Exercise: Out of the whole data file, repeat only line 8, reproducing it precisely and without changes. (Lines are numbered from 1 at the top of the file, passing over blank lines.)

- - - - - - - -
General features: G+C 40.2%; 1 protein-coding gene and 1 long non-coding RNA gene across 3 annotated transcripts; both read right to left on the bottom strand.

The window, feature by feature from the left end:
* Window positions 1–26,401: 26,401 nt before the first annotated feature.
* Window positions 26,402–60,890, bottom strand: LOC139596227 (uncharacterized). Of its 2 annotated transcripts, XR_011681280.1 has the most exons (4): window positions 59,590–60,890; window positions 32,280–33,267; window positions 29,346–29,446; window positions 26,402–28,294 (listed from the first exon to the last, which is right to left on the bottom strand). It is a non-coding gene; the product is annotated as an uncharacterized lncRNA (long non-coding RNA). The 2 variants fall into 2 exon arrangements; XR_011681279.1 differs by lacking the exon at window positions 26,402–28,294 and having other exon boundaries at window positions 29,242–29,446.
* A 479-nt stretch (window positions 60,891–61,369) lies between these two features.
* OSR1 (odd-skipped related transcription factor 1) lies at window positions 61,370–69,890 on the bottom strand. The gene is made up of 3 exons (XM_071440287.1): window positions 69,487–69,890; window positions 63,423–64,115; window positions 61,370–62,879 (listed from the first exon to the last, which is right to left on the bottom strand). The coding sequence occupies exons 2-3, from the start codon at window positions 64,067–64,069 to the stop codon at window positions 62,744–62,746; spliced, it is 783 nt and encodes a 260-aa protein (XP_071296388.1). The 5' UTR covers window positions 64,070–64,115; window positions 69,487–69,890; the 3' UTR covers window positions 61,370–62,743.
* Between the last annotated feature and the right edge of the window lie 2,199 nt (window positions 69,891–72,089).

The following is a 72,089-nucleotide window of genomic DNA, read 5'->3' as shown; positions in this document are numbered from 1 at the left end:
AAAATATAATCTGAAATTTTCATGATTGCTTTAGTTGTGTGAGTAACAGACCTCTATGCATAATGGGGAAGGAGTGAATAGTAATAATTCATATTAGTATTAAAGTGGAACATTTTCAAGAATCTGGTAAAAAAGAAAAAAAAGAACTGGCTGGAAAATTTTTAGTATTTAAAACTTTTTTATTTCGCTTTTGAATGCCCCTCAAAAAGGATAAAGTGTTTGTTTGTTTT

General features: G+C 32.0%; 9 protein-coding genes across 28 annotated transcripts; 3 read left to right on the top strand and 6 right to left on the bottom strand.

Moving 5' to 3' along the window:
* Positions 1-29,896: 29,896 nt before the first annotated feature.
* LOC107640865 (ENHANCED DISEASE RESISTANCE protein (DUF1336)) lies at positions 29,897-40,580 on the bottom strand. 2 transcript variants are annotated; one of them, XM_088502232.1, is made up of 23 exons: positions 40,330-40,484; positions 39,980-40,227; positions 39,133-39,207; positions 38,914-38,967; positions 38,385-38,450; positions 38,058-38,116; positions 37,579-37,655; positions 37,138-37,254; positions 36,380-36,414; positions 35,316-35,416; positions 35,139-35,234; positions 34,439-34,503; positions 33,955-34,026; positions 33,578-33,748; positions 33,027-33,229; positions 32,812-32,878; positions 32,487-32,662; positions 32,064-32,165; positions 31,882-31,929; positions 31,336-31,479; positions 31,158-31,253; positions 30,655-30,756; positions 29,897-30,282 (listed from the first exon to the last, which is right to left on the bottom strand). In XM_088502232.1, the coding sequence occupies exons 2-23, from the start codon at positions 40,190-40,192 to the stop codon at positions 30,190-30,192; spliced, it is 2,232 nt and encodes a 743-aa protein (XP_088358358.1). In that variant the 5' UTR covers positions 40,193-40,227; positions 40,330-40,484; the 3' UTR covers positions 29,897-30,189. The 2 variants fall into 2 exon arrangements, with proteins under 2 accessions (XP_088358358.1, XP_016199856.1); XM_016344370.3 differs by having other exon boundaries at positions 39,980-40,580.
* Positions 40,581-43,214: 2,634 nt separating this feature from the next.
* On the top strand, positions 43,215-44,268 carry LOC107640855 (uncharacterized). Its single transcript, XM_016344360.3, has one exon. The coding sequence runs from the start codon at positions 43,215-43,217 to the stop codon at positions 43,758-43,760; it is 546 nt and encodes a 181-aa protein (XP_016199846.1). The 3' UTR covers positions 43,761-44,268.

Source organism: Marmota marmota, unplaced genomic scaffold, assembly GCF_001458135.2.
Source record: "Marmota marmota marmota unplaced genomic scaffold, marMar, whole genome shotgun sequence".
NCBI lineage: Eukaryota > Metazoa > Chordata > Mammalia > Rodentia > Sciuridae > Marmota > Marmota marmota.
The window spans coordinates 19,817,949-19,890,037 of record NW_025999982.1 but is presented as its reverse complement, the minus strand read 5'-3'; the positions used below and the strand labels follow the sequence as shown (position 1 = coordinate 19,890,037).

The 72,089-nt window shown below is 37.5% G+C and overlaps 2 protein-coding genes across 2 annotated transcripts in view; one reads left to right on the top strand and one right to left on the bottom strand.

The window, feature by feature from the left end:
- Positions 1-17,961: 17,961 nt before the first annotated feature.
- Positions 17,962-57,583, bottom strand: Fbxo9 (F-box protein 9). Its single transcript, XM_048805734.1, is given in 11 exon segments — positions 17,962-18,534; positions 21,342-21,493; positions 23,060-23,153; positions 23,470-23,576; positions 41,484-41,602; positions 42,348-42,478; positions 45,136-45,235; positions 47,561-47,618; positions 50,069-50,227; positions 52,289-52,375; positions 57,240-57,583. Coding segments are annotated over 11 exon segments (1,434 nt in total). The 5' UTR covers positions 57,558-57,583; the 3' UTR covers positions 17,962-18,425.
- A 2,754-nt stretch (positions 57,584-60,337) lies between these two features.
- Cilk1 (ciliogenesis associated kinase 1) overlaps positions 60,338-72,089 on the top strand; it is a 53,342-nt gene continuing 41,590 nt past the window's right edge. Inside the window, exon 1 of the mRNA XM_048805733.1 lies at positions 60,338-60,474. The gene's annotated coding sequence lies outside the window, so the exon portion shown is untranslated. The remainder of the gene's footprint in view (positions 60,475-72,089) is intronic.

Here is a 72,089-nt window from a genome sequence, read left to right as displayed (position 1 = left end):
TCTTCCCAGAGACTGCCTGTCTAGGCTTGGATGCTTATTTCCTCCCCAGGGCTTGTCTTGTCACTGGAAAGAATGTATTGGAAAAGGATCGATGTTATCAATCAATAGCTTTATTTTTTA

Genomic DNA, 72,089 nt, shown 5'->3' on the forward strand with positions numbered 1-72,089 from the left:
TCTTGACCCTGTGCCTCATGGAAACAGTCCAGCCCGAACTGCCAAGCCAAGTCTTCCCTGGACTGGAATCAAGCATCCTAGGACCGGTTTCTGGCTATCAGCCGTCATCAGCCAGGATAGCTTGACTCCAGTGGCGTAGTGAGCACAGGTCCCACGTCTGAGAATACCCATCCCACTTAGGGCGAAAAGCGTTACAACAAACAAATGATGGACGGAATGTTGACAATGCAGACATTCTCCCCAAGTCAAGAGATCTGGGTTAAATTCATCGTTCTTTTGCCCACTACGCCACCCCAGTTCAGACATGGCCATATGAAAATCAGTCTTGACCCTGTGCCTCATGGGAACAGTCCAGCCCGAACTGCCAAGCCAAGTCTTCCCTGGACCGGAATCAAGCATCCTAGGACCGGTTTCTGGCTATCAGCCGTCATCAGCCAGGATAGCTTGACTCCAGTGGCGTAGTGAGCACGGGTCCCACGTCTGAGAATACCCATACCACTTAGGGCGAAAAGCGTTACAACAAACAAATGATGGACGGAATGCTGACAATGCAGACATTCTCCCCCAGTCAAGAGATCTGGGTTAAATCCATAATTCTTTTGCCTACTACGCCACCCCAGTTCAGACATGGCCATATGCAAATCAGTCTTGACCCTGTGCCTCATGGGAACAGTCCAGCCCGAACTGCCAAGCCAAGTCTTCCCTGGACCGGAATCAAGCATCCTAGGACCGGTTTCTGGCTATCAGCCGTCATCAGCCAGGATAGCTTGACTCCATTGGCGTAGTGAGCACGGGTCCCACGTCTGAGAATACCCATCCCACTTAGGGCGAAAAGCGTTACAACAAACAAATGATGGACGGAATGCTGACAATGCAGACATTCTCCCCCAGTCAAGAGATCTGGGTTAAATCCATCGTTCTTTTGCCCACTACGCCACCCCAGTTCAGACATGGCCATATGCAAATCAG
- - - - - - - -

The following is a 72,089-nucleotide window of genomic DNA, read 5'->3' as shown; positions in this document are numbered from 1 at the left end: